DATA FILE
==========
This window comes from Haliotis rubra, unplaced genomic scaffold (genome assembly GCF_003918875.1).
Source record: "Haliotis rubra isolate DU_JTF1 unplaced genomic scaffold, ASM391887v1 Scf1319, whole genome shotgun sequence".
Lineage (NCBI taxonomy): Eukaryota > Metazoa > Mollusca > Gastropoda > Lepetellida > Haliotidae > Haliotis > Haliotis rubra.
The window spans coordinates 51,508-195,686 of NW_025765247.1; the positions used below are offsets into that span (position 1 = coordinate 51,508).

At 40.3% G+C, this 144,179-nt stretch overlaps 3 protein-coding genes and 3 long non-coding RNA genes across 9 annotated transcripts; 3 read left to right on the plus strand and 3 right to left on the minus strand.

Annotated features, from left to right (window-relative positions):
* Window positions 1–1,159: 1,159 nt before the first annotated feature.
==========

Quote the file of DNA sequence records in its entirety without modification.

This window comes from Haliotis rubra, unplaced genomic scaffold (genome assembly GCF_003918875.1).
Source record: "Haliotis rubra isolate DU_JTF1 unplaced genomic scaffold, ASM391887v1 Scf1319, whole genome shotgun sequence".
Lineage (NCBI taxonomy): Eukaryota > Metazoa > Mollusca > Gastropoda > Lepetellida > Haliotidae > Haliotis > Haliotis rubra.
The window spans coordinates 51,508-195,686 of NW_025765247.1; the positions used below are offsets into that span (position 1 = coordinate 51,508).

At 40.3% G+C, this 144,179-nt stretch overlaps 3 protein-coding genes and 3 long non-coding RNA genes across 9 annotated transcripts; 3 read left to right on the plus strand and 3 right to left on the minus strand.

Annotated features, from left to right (window-relative positions):
* Window positions 1–1,159: 1,159 nt before the first annotated feature.